THE WELCH COMPANY
440 Davis Court #1602
San Francisco, Ca 94111
415 781 5700
September 25, 1988 03 00053 8092501
Mr. Jeff Ghilardi
Tudor Engineering Company
Broadwater Dam Project
P O Box 67
Toston, MT 59643-0067
Broadwater Power Project
Diary Report August 15 - October 1, 1988
Having been on the scene for a month or so, here are some observations to
assist Tudor in evaluating my progress relative to the assignment. There are
also some ideas to help redress specific project difficulties.
I believe Engineering management at the job has been well within industry
standards. Until recently, however, Tudor has been "outgunned" by the
Contractor who has 3 or 4 people writing "position" papers on a regular basis.
If those 3 or 4 people or at least 1 or 2 of them, were planning the work, they
could make more money. But, they do not believe this yet.
The Contractor is thereby presenting significant management problems. My
presence was intended to balance this situation and is beginning to succeed.
Differing perspectives, however, have evolved concerning my assignment.
.. My job is to ensure the Contractor meets budget and time objectives, and to
position the State so it can recover damages, if necessary. (see
Diary on Aug 15, 1988).
I relied on Tudor's interest in using me, as acceptance of my
methods. In performing the assignment, differences have arisen which need
clarification to ensure the Client gets its monies worth.
.. My method is to encourage the Contractor to perform by giving timely
notice of its duties, rights, failures and damages that flow from performance.
In our discussion on Sep 8, 1988, you suggested offering additonal payment as
further incentive for the contractor to perform.
Second, I create a record showing my Client performed its duty and the other
side did not. This is conveyed so that the other side can see that its best
course is to perform according to project requirements. As long as the
Contractor believes (as Sletten has believed up to now), that it can gain
through litigation what it cannot earn through productive work, it will
concentrate on filing claims and being disruptive at meetings, rather than
building the job.
.. This requires knowing what Notices to give and in what form. It was my
understanding that Tudor accepted my expertise in this area based upon its
and expected me to apply it. I believe greater advantage can be
taken of this opportunity to control the contractor and shape a constructive
record. In some respects the Contractor is getting mixed signals. Matters
that should be presented to foreclose debate are left open, giving the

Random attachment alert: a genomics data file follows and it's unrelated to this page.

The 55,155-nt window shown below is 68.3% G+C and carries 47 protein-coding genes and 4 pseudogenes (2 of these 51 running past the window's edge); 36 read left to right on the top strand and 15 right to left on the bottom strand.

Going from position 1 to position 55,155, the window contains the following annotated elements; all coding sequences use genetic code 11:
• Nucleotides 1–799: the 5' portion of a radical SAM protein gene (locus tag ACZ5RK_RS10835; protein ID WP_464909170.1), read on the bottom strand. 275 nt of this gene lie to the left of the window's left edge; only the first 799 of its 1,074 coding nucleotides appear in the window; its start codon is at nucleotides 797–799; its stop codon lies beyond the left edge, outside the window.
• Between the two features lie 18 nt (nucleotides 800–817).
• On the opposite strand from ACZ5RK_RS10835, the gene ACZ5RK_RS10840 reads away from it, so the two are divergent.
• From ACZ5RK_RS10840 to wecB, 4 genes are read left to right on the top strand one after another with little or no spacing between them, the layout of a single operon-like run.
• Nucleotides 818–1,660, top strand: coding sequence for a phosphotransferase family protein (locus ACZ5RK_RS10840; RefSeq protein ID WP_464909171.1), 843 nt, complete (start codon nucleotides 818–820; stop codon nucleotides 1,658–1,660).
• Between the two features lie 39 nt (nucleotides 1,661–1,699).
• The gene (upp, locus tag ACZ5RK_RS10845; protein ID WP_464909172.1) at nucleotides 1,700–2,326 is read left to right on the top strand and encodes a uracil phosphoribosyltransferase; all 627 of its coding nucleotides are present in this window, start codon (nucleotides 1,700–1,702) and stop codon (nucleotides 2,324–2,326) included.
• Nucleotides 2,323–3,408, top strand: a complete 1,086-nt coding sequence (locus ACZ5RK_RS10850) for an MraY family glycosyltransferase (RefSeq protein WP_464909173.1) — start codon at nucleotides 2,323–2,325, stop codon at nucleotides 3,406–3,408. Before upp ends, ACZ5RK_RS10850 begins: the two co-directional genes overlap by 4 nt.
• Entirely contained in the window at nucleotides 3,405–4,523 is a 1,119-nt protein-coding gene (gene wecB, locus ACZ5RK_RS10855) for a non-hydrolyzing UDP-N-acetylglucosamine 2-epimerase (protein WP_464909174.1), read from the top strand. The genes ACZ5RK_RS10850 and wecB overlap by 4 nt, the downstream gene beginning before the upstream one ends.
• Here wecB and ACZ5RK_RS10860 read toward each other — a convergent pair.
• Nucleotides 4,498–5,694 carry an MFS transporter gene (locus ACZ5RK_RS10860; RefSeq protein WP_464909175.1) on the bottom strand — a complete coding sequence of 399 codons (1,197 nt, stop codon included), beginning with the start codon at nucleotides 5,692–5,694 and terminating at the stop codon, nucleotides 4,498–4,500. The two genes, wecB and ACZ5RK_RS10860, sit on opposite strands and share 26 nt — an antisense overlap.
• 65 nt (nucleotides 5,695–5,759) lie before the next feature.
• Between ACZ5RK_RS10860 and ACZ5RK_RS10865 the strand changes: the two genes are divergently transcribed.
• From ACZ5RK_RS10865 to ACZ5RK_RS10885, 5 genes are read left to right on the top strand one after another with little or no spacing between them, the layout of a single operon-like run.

Contractor hope that obdurate posturing may be rewarded. This delays
performance of the work and will foster doubt during formal dispute resolution,
about what the Contractor was required to perform, under the theory that
conduct shows actual intent.
.. Tudor's concern about using SDS for Command and Control of the record
needs to be resolved in order for me to perform the Welch assignment. If use
of the Diary is proscribed, effectiveness of project management is diminished;
the risk of delay, extra cost and failure increase for the Engineer, the State
and the Contractor.
One of the tools to control the Contractor is to show a pattern of persistent
failure to perform its duties and commitments. Even on seemingly small
matters, the pattern of conduct lends credibility to the larger charge. The
Contractor recognizes this and has attempted to build a record to show the
Engineer has not met its duty to support the Contractor. Research indicates a
basis for this position that results from Tudor volunteering to furnish
opinions about matters that have not been properly presented (e.g. time
extensions, backfill concrete payment, work by other contractors).
.. Progress is being made to gain control of the record. It requires daily and
consistent application of contract requirements through the Diary. We cannot
physically force the Contractor to perform. But we can demonstrate that
failure to do so will be more harmful than doing what is called for in the
contract. The Diary bit by bit does this, when properly used. Instead of the
Engineer being behind, suddenly it is clear that it was the Contractor who all
along was way behind in furnishing essential information. The Contractor must
see this in order for his conduct to change.
.. The impact of SDS is seen from the change in Bill Merriman, Sletten's lead
executive overseeing this project.
He is no longer an obstreprous impediment to daily management; rather now he is
asking you what the Engineer wants.
When Clyde told me in our initial discussion that Bill was a difficult person,
I explained this would be helpful to show Sletten that its strongest views
about recovering contract claims would be turned against them (see
Diary Aug 15, 1988
At the meeting on Thursday, Bill was visibly shaken by mild challenge. This
change in conduct from being a difficult (bullying) presence shows the effect
of awareness that everything he does and says is connected in SDS to what has
been said and written before and to what is called for in the contract.
Awareness that poor conduct and posturing through claim letters harm, rather
than advance, Sletten's financial goals brings crushing pressure to perform
within the Contract. Pressure does not arise by answering bellicose
accusations and threats in kind. It comes from offering to pay immediately all
costs substantiated within the meaning of the contract.